A black man or woman on a board my stand out to you, hell, we even feel like we're in a fishbowl out on display for the rest of the beach. Perhaps at first. It may be strange waters for the black man or woman or for the spectator, but the reality is most African Americans didn't grow up with open water awareness and thus have legitimate trepidations. Nevertheless open water recreational activites are on the rise for Americans as a whole, and who are we to shun a good time?
My first 'moment' with my now husband was at a beach barbecue he threw before we were even a twinkle in each others eyes. At sunset he beckoned everyone to get back into the water one last time. To the rest of the party this was normal. To me, it was a bucket list challenge. With some tropical liquid courage to give me strength, I waded in and the first wave that rolled up on us, I jumped and clung on to him -- a mere acquaintance at the time -- like a koala bear on a eucalyptus tree. The way he tells it, the wave was no more than 3 feet. In my minds-eye I survived a tsunami.
Now baptized into my first adult ocean experience, I was altogether raptured and terrified. I grew up with a love for pools and the water park -- that's it. I went boogie boarding one time as a child and got rolled in the whitewash -- and was out. Drop the mic, DONE. So this new immersion, decades later felt like an analogous challenge to open my mind and try something new. I skipped bodysurfing, which definitely would have helped me get comfortable in the waves, and I jumped straight into paddle surfing a few times then surfing.
The fear, for the longest time, weighed me down. I was terrified of it all: getting tossed/drowned in the crash zone, sting rays, jelly fish, heebie jeebies and the like. But to me, as is my personality, I was determined because I was sure there was a God-breathed life lesson in this new adventure. As a black woman I was precociously taught to tread carefully, stay in control of my person and survive. Everything about surfing went against how I was raised. The danger and possible outcomes governed the first entire season of my experience learning to surf.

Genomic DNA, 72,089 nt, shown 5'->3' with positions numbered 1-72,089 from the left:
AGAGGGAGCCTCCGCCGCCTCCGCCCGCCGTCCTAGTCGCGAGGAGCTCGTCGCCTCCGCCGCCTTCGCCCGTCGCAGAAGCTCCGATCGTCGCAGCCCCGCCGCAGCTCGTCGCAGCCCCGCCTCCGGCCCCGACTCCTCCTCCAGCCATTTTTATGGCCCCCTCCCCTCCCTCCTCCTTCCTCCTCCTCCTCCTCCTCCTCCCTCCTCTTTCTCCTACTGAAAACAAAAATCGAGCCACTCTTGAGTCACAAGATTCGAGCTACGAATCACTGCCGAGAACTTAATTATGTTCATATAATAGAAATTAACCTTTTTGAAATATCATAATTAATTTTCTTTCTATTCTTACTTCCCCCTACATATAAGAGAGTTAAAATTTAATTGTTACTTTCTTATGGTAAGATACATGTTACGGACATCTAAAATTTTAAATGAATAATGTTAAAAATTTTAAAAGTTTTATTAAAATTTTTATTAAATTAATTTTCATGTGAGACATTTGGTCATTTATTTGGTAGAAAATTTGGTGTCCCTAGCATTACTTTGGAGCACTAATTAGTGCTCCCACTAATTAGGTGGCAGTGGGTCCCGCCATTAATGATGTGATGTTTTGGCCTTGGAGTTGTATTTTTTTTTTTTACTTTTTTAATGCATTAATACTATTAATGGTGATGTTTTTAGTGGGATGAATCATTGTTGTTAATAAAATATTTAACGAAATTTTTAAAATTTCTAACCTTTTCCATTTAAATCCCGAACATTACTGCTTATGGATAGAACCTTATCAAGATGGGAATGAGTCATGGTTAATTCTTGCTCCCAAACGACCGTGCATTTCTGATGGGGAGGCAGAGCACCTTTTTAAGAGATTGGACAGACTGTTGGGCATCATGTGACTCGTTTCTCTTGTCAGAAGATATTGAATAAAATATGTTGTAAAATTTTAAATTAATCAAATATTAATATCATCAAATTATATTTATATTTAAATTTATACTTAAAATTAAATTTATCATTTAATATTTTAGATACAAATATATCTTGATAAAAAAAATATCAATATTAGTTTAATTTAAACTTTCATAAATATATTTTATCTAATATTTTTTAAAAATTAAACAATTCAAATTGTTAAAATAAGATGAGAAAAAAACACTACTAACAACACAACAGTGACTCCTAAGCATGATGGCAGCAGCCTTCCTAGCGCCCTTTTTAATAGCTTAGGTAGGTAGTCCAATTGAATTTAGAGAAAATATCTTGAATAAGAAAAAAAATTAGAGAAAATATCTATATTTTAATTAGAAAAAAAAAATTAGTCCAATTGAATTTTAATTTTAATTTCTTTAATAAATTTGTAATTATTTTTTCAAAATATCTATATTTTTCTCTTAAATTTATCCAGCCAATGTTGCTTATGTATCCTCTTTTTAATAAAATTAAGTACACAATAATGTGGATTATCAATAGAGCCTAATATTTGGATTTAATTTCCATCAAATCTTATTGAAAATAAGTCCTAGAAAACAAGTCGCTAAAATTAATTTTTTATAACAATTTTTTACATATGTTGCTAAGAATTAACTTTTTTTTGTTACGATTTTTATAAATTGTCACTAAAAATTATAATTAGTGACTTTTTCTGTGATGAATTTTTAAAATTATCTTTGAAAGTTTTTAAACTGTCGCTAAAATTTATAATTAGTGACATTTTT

But as I began to observe and find the poetry of the experience, it dawned on me that perhaps and especially as an African American, the lesson in surfing was learning how to let go, relinquish to the experience, and quiet my mind. To learn to become one with the water versus fighting to stay on top. To stop swimming upstream and to take the adventure in stride. I learned, over the course of several innagural seasons, that, just like a duck dive, if I want to avoid the danger I must submit to it. In duck diving you must go under the wave, trying to go over it will put you in greater danger and you certainly cannot outswim a wave. You must face the wave and bow to it, to let it pass. I am not a great surfer, and currently not even a good one. But the lessons I learned made me a lifelong